Meet the label from hell, as above. Just about every element raises another legal issue. I had the opportunity to discuss this hypothetical label at ShipCompliant’s Wholesale Gathering, in White Plains, last week, on a panel with Susan from TTB, Deb from Diageo and Jeannie from Brown-Forman. The label raises at least 30 legal issues that could trap the unwary, and it would not be difficult to add a few dozen more. One of the points is to show that, if a food or beverage label looks easy, you are probably not paying attention. How many issues can you spot, without prompting?
The title for the presentation is “The Spirits Label from Hell,” and a copy is here. The subtitle is “This label should be easy” and this relates to the well-established corollary that the easier the proponent claims a label to be, the harder it will end up being. Among the highlights of the presentation was when the lady from Jack Daniel’s “hit” me with a cease and desist letter, around slide 10. It did not hurt because, thankfully, it was one of the “exceedingly polite” cease and desist letters made famous by the company.
Wow! TTB’s list of Allowable Revisions to Approved Labels (ARTAL) is getting powerful. It is getting long and complicated — but it also provides a lot of good opportunities to avoid or cause a problem.
On September 29, 2014 TTB announced about six new changes to the ARTAL list. They are:
- Change promotional sponsorship-themed material (festivals and sports references)
- Change ratings (#1 vodka according to Vodka Quarterly)
- Delete organic references
- Change the spelling on sulfites
- Change information about the amount produced
- Add serving suggestions (shake well)
Also, TTB provided a reminder that it’s ok to make certain small changes to labels for Argentinian wine as here. The first part of “Your New Friend, ARTAL, Part 1” is below. The rest of Part 1 is here. And here is the whole list (less Argentina) in one place.
Maybe it will help if TTB makes the ARTAL list much more visible, for example, like the words in red, on this hypothetical form.
In early July TTB announced a massive and important change to the COLA system. TTB greatly expanded the “Allowable Revisions to Approved Labels” (hereinafter “ARTAL,” as on page 3 of the new 4-page COLA form).
TTB began laying the groundwork for big “streamlining” changes in early 2012, as summarized here. Although some of the ideas seemed very modest as of then, the streamlining train clearly picked up momentum in the next few months. It seems entirely possible that some of the new changes could or should cut a very large percentage of the more than 10,000 labels submitted to TTB every month. Compared to a few years ago, it is quite amazing that the lighthouse label on the left (above) could change to something as different-looking as the striped label on the right — without any need for a new COLA.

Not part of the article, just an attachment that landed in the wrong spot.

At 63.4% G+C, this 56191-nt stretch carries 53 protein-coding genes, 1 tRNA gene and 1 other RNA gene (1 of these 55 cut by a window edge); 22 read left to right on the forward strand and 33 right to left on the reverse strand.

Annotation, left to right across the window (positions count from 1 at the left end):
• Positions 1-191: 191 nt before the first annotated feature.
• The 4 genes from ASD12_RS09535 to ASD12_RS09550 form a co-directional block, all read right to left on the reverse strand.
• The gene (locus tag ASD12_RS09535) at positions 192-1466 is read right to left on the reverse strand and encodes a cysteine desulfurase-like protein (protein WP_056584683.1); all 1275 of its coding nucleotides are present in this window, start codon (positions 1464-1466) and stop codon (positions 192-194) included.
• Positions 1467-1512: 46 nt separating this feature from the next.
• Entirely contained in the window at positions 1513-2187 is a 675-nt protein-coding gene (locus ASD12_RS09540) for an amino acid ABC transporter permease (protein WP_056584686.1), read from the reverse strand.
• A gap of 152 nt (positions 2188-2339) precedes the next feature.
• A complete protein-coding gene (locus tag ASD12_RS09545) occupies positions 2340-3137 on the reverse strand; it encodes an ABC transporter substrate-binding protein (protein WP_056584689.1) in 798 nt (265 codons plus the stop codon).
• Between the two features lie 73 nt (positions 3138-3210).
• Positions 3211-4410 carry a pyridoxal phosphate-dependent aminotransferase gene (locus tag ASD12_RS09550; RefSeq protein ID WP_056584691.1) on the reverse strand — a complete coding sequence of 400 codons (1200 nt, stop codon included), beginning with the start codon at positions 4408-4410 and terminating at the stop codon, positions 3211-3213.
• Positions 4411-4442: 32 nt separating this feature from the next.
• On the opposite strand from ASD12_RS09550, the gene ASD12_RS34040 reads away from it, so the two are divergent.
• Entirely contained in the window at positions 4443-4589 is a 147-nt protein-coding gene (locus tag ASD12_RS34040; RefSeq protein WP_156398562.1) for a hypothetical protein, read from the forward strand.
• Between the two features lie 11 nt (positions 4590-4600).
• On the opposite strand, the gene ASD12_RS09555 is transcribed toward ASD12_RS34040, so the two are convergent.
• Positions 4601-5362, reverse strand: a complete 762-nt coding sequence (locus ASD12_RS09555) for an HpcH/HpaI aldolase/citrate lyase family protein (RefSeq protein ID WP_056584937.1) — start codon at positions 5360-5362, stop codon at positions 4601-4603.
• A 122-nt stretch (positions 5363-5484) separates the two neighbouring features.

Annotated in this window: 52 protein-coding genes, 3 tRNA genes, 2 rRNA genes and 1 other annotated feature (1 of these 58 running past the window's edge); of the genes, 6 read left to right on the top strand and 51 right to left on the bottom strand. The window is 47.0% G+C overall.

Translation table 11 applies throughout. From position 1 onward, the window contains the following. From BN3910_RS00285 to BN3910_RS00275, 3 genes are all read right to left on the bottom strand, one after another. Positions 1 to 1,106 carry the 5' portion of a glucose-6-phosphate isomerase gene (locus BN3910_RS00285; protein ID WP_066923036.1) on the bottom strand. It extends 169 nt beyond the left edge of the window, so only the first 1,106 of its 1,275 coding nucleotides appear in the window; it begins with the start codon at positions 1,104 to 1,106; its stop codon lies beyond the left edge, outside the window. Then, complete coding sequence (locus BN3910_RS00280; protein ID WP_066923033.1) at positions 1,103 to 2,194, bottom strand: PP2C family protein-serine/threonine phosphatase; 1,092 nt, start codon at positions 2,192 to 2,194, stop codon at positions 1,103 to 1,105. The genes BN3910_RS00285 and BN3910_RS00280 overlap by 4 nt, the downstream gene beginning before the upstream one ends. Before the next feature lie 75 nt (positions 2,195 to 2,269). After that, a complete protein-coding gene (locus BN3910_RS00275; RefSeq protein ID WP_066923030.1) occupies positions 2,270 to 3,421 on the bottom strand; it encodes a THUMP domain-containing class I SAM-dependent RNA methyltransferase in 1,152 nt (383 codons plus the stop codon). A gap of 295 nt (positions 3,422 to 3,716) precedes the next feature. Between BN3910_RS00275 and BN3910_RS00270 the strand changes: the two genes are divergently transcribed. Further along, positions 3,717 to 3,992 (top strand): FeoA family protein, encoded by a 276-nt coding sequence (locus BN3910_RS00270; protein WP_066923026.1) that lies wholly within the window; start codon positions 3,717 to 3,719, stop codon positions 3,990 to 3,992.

The TTB ID number on this label, for example, shows that TTB received at least 671 label applications on just one day in April 2012 — to say nothing about the labels submitted via paper. That should not happen anymore. Instead, applicants should get familiar with ARTAL. It can eliminate lots of waiting, expense, frustration, inconsistent determinations, TTB work and applicant work.
Tito’s vodka was doing great for the past 15 years, then hit a gigantic speedbump this week in the form of a class action lawsuit.
Tito’s therefore provides a good example of when an approval is not really an approval. Tito Beveridge has more than 30 TTB label approvals for his vodka from 1997 to 2013 (as in the above image, from LabelVision). They may not do him much good in this lawsuit, even though, in years past, most would assume the federal approval would be dispositive. It’s a good thing most TTB approvals are not paper anymore because these would “not be worth the paper they are printed on.”
Summary: in Hoffman v. Fifth Dimension, Inc., Gary Hoffman (a consumer) sued Tito’s vodka on behalf of all Tito’s customers in California, claiming that the company misleads people about whether the product is “handmade.” The lawsuit was filed September 15, 2014 in San Diego county court. The federal government reviewed and approved the Tito’s labels, but has no definition for the term at issue.
The classic case of an approval that is not really an approval would be your garden variety Napa Valley Chardonnay, Vintage 2010. TTB will take almost every one of those italicized words at face value. To the extent any one of those words is not true, your approval is not going to help you too much, in the event of an inquiry. Like an IRS tax return, the COLA (and any formula approval) is, to a surprisingly large degree, something of an honor system, stapled together with the penalty of perjury on every such document.
9/16/2014: Judge Eddie C. Sturgeon is assigned to handle the case.
9/23/2014: Tito’s apparently put out a press release, sketching out a defense. I sure hope they have more. They took a jab at the plaintiff for botching the defendant’s proper name, Fifth Generation, Inc. Shanken points out that the brand is at 1.3 million cases per year (that’s a lot of hands!). Tito says “he will vigorously contest the lawsuit.” Tito largely hangs his hat on the fact that TTB approved the labels.